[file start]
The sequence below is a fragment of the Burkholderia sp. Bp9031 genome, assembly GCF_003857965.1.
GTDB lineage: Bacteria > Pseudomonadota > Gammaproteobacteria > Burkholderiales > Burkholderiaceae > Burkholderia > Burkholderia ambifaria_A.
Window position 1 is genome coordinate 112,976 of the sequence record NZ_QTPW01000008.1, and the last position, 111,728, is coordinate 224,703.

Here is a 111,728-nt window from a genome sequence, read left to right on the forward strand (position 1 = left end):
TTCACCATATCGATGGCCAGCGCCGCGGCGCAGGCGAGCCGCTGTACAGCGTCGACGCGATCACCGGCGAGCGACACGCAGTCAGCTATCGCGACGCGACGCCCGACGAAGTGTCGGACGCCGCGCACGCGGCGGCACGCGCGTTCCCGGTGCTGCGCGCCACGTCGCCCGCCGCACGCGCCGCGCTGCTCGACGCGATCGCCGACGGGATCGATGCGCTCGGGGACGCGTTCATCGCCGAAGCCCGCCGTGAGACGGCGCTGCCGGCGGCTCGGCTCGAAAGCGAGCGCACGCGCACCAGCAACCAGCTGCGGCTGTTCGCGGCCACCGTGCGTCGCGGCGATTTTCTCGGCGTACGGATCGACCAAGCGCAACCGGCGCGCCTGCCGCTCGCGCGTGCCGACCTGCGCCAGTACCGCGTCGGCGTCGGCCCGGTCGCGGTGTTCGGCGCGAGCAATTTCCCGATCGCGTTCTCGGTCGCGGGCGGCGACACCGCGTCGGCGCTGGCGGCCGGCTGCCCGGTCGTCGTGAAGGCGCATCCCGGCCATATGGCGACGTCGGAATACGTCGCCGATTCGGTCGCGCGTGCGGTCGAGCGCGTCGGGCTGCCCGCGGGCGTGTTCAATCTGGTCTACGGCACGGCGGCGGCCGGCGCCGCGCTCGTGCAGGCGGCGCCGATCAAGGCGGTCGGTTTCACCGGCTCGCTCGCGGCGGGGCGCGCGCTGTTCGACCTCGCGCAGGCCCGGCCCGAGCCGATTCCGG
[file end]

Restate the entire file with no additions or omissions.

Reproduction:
The sequence below is a fragment of the Burkholderia sp. Bp9031 genome, assembly GCF_003857965.1.
GTDB lineage: Bacteria > Pseudomonadota > Gammaproteobacteria > Burkholderiales > Burkholderiaceae > Burkholderia > Burkholderia ambifaria_A.
Window position 1 is genome coordinate 112,976 of the sequence record NZ_QTPW01000008.1, and the last position, 111,728, is coordinate 224,703.

Here is a 111,728-nt window from a genome sequence, read left to right on the forward strand (position 1 = left end):
TTCACCATATCGATGGCCAGCGCCGCGGCGCAGGCGAGCCGCTGTACAGCGTCGACGCGATCACCGGCGAGCGACACGCAGTCAGCTATCGCGACGCGACGCCCGACGAAGTGTCGGACGCCGCGCACGCGGCGGCACGCGCGTTCCCGGTGCTGCGCGCCACGTCGCCCGCCGCACGCGCCGCGCTGCTCGACGCGATCGCCGACGGGATCGATGCGCTCGGGGACGCGTTCATCGCCGAAGCCCGCCGTGAGACGGCGCTGCCGGCGGCTCGGCTCGAAAGCGAGCGCACGCGCACCAGCAACCAGCTGCGGCTGTTCGCGGCCACCGTGCGTCGCGGCGATTTTCTCGGCGTACGGATCGACCAAGCGCAACCGGCGCGCCTGCCGCTCGCGCGTGCCGACCTGCGCCAGTACCGCGTCGGCGTCGGCCCGGTCGCGGTGTTCGGCGCGAGCAATTTCCCGATCGCGTTCTCGGTCGCGGGCGGCGACACCGCGTCGGCGCTGGCGGCCGGCTGCCCGGTCGTCGTGAAGGCGCATCCCGGCCATATGGCGACGTCGGAATACGTCGCCGATTCGGTCGCGCGTGCGGTCGAGCGCGTCGGGCTGCCCGCGGGCGTGTTCAATCTGGTCTACGGCACGGCGGCGGCCGGCGCCGCGCTCGTGCAGGCGGCGCCGATCAAGGCGGTCGGTTTCACCGGCTCGCTCGCGGCGGGGCGCGCGCTGTTCGACCTCGCGCAGGCCCGGCCCGAGCCGATTCCGG